At the University of Saint Joseph, students explore and expand their potential in a welcoming community that offers personal attention and academically challenging programs to individuals who want to succeed and make a difference in society.
The University offers certificates, bachelor's, master's and doctoral degrees to its three primary academic populations: undergraduate women, adult learners and graduate students. For each group there are specific programs.
Undergraduate programs for women (established in 1932)
Initiated as a Catholic college for women, our undergraduate programs now constitute the only Catholic program for women in New England. We offer unique opportunities for women to exercise leadership skills while developing professionally and personally. The liberal arts and professional education complement each other in the Women's College, and both are founded in the tradition of Judeo-Christian values. The mix of liberal arts and professional components may differ among disciplines, but these constants remain: the vital importance of both components and the aggressive exercise of classroom and laboratory skills in actual professional settings through clinical placements, internships and other practical experiences.
Each University of Saint Joseph undergraduate completes an educational program incorporating liberal arts requirements and the academic requirements of her discipline. Education at the University of Saint Joseph is an active process. Every student is expected to select courses designed to develop as fully as possible her ability to:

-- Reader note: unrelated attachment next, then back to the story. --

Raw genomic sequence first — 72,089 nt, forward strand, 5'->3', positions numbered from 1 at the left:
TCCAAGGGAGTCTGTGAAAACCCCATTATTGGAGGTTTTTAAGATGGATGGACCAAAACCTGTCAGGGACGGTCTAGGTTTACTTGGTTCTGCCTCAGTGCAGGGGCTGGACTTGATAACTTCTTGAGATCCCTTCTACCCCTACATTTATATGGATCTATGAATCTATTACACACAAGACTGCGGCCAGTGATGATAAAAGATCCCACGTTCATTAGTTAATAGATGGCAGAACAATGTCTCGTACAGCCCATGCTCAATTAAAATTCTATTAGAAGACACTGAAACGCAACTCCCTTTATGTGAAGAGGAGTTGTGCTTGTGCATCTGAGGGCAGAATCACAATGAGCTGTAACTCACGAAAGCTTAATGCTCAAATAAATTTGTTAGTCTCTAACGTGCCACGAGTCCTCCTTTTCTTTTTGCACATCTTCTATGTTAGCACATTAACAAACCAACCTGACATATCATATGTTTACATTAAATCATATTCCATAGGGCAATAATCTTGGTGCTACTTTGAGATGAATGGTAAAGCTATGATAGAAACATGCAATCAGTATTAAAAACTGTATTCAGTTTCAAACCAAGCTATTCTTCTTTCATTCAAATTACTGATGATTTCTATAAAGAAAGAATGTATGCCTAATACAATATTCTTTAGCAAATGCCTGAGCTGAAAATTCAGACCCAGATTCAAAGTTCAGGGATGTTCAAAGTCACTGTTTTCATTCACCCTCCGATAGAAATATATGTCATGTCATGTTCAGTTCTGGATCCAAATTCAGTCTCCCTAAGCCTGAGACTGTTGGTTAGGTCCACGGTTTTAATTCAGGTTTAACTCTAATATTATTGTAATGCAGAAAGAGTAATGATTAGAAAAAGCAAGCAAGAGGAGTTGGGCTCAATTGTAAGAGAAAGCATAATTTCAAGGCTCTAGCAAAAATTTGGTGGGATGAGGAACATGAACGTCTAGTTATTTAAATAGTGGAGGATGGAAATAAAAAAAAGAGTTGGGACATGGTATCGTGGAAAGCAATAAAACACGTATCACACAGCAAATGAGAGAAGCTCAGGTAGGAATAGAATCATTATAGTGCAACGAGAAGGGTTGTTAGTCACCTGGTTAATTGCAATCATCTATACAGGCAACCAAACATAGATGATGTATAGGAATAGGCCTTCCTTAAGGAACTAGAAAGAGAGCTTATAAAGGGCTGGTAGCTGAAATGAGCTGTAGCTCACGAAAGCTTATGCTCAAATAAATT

- Comprehend ideas accurately; to organize and express them clearly and persuasively
- Define and solve problems by finding and analyzing relationships, by locating relevant resources and by synthesizing findings
- Understand and appreciate the ideas and events that have decisively shaped the course of history
- Understand the impact of science and technology and the implication of living in a global society
- Appreciate, enjoy and participate in the arts
- Examine how values are formed, transmitted and revised; identify personal, social and spiritual values, and learn how to make responsible decisions
- Strive to understand the ultimate questions of the meaning and purpose of human life; develop relationships that are individually satisfying and mutually responsible
The Women's College student may develop an academic program not only from courses offered at the University of Saint Joseph, but also from the full range of offerings at the undergraduate units of the member institutions of the Hartford Consortium for Higher Education. Only undergraduates in the Women's College are eligible.